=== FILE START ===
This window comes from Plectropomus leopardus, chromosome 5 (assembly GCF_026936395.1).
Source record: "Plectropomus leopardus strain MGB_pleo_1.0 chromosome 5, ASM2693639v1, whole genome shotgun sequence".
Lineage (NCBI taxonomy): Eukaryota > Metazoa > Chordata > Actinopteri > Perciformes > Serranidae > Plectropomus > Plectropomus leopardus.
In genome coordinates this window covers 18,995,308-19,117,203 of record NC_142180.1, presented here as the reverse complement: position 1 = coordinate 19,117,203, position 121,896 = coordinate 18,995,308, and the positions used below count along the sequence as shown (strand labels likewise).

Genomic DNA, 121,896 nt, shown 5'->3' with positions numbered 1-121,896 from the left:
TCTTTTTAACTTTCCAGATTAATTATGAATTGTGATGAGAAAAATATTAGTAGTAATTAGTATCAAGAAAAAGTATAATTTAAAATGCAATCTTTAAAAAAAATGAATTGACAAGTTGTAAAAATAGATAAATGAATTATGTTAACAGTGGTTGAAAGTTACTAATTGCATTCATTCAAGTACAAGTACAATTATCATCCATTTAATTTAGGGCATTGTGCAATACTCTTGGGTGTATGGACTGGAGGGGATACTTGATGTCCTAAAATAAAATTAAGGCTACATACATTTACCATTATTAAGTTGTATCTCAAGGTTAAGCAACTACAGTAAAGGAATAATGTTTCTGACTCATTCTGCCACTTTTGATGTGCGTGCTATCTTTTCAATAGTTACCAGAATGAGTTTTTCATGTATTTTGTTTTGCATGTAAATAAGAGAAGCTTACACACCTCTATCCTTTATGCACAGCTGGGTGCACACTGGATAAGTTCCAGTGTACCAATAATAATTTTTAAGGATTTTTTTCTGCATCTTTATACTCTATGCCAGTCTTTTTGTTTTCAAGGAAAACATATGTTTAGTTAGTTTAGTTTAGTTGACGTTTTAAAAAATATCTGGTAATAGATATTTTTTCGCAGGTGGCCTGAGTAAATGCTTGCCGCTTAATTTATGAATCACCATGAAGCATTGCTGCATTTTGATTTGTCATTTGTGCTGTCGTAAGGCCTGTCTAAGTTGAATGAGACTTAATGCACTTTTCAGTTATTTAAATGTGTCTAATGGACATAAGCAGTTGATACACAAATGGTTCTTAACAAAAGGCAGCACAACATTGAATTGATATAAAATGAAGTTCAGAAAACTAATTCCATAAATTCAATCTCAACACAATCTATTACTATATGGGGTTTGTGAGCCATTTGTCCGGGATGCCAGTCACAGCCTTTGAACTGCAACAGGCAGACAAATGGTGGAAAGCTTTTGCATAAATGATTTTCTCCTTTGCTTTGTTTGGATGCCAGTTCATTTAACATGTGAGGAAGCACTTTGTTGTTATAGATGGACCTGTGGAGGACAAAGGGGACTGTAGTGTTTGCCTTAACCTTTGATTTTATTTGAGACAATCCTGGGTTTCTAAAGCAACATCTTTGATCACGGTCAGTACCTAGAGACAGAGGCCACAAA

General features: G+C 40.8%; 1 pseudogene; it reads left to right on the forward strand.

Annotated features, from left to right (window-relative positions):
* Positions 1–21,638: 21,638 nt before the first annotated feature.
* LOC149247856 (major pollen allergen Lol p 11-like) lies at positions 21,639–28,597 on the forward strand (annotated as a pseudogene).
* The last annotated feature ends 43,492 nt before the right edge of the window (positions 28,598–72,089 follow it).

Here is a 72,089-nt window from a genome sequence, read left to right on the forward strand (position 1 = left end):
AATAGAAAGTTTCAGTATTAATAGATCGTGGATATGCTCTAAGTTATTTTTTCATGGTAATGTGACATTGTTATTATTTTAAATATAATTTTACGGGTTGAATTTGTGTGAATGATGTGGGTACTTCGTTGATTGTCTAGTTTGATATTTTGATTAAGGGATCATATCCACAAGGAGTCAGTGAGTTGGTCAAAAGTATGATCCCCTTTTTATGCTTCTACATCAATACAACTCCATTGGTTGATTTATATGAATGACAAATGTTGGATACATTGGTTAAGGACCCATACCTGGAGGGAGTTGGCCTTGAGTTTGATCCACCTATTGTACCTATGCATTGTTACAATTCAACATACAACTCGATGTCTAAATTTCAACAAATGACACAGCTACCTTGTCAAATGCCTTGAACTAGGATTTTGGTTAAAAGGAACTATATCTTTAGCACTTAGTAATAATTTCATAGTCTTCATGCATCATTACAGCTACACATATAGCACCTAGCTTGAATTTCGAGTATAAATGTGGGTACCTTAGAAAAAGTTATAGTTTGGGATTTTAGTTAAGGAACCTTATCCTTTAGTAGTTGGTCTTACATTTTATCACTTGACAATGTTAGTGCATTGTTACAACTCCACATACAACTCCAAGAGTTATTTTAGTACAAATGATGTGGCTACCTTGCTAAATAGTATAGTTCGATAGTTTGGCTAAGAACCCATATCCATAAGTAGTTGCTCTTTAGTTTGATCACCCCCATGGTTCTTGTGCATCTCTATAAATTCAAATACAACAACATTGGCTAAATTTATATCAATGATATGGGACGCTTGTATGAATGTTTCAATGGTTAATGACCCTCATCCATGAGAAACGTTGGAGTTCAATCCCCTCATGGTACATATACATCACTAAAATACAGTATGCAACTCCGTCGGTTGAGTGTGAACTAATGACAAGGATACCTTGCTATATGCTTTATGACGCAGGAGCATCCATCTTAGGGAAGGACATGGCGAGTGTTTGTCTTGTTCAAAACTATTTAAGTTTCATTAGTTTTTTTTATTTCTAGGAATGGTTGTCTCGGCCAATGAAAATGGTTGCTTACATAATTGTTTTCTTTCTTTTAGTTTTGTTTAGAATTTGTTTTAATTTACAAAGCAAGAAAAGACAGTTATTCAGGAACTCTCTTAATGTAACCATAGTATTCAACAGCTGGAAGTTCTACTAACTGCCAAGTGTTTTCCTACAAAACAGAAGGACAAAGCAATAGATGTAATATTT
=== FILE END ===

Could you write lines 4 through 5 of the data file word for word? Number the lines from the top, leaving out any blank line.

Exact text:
In genome coordinates this window covers 18,995,308-19,117,203 of record NC_142180.1, presented here as the reverse complement: position 1 = coordinate 19,117,203, position 121,896 = coordinate 18,995,308, and the positions used below count along the sequence as shown (strand labels likewise).

Genomic DNA, 121,896 nt, shown 5'->3' with positions numbered 1-121,896 from the left: